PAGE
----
October 15, 2013

Preparing Our House To Rent It - Lessons Learned

We recently went through the work of cleaning out and fixing up our old house to turn it into a rental. 

At first look the short list of things we needed to do were :

  • Haul off some stuff
  • Clean house
  • Cut down two trees

I figured that would be easy enough.  Shouldn't take long right?  We'll have this place ready and rented in a couple weeks.  No problem!

We set about getting the place ready.  We hired the guy to cut down the trees and decided to hire a service to clean the house.   The trees in question were 20-30' high so I could not cut down those trees myself and we had to hire that work out.    Hiring a cleaning service was a choice we made because we wanted to get the place ready to rent quickly and honestly neither my wife nor myself wanted to do the work ourselves.  The last time we did a rental prep from my wife's old house we did ALL the work ourselves.  We found from that experience that things took longer than we thought and doing everything ourselves ended up losing us more in lost rental income than we saved if we'd simply hired people to do a lot of the work.    So this time we vowed to not make the same mistake and hire work out in order to get it turned over quickly and making us rental income.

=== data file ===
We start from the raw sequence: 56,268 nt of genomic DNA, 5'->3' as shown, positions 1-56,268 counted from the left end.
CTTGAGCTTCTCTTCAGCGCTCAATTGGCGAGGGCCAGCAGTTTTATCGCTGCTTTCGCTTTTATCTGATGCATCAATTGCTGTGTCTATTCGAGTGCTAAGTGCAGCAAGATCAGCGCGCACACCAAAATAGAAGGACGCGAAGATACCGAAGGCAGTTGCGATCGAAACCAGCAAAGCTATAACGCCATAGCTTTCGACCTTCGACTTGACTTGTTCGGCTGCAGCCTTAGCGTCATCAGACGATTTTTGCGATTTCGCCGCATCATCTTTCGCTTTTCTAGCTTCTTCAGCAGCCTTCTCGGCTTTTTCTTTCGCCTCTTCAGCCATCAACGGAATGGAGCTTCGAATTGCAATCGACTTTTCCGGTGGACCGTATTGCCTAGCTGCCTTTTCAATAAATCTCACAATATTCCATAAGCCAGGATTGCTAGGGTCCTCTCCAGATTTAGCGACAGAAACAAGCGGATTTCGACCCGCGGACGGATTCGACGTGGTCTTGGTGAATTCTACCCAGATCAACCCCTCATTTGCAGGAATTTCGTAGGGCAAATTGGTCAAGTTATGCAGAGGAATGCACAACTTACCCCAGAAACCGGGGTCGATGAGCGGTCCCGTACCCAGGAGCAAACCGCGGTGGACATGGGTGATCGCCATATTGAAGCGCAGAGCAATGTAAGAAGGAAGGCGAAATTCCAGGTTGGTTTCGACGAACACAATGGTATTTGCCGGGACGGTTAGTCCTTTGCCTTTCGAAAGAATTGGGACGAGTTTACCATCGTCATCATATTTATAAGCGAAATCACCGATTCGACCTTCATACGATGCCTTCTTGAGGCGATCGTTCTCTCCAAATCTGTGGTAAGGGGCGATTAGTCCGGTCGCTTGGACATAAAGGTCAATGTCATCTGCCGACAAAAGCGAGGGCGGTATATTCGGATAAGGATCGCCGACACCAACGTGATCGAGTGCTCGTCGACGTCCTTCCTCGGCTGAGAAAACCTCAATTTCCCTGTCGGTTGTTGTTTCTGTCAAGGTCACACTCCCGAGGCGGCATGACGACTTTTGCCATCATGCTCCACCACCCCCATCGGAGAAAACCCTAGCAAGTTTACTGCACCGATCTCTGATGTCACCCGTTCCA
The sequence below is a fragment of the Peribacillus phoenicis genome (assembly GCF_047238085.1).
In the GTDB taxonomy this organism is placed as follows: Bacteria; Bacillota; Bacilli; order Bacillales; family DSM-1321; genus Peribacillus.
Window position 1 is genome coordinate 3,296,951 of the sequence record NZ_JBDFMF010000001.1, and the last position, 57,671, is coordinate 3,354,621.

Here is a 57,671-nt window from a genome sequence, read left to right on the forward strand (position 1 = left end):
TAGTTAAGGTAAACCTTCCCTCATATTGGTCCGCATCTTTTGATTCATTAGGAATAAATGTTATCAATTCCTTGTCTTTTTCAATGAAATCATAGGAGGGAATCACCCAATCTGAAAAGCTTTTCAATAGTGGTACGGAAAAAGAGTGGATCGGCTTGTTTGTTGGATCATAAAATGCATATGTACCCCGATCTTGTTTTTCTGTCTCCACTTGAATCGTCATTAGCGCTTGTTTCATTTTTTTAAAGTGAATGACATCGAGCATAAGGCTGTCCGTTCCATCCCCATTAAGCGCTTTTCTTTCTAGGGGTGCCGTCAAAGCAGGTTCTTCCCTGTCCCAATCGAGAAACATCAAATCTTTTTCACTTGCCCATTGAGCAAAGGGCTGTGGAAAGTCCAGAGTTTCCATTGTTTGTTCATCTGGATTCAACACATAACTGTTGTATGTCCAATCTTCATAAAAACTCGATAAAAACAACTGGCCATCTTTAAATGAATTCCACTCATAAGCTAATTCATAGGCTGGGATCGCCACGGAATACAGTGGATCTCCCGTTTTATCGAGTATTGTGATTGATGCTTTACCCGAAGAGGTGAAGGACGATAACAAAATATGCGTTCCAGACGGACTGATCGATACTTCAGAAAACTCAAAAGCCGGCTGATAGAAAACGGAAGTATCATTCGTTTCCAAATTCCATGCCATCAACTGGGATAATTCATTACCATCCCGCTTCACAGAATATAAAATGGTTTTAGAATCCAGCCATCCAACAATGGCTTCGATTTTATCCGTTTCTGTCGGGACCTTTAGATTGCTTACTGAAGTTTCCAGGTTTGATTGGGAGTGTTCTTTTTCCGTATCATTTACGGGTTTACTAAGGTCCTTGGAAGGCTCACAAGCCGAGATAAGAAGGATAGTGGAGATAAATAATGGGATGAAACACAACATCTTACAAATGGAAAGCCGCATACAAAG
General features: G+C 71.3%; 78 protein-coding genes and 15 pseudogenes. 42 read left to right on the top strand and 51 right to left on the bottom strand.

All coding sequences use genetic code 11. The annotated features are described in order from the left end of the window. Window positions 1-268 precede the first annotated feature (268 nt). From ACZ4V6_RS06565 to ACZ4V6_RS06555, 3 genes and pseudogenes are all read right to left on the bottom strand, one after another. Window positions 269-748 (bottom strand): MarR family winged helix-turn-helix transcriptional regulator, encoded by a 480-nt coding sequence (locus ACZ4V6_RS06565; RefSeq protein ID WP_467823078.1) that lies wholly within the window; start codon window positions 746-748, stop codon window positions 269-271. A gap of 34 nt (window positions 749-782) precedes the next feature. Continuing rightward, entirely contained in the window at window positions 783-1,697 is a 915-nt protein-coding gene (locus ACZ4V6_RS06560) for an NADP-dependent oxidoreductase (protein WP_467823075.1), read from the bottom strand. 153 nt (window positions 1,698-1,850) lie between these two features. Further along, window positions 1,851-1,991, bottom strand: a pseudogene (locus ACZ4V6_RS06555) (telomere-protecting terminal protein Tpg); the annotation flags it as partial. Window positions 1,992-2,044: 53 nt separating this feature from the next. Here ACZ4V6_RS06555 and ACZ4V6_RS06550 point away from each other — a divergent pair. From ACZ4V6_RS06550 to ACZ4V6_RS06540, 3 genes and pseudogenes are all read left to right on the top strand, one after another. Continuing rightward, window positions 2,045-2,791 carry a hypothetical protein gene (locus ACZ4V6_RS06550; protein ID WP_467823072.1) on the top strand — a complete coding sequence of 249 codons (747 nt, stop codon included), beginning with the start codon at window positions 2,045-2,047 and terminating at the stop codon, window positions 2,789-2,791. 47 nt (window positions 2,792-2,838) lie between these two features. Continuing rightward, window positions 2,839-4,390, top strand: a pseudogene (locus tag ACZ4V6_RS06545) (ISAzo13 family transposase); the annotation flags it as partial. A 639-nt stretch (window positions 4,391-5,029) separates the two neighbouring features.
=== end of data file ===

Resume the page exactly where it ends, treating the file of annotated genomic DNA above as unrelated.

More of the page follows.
Unfortunately our quick and easy plan wasn't as easy as we'd hoped.

In reality the list of things we had to do was (in no particular order) :

  • Haul off some stuff
  • Clean house
  • Cut down two trees
  • Make a couple trips to charity to donate items
  • Haul an old couch to the dump
  • Clean interior walls

  • Paint most of the interior walls
  • Mow the lawn
  • Replace the burner pans on stove
  • Swap out old dishwasher for another dishwasher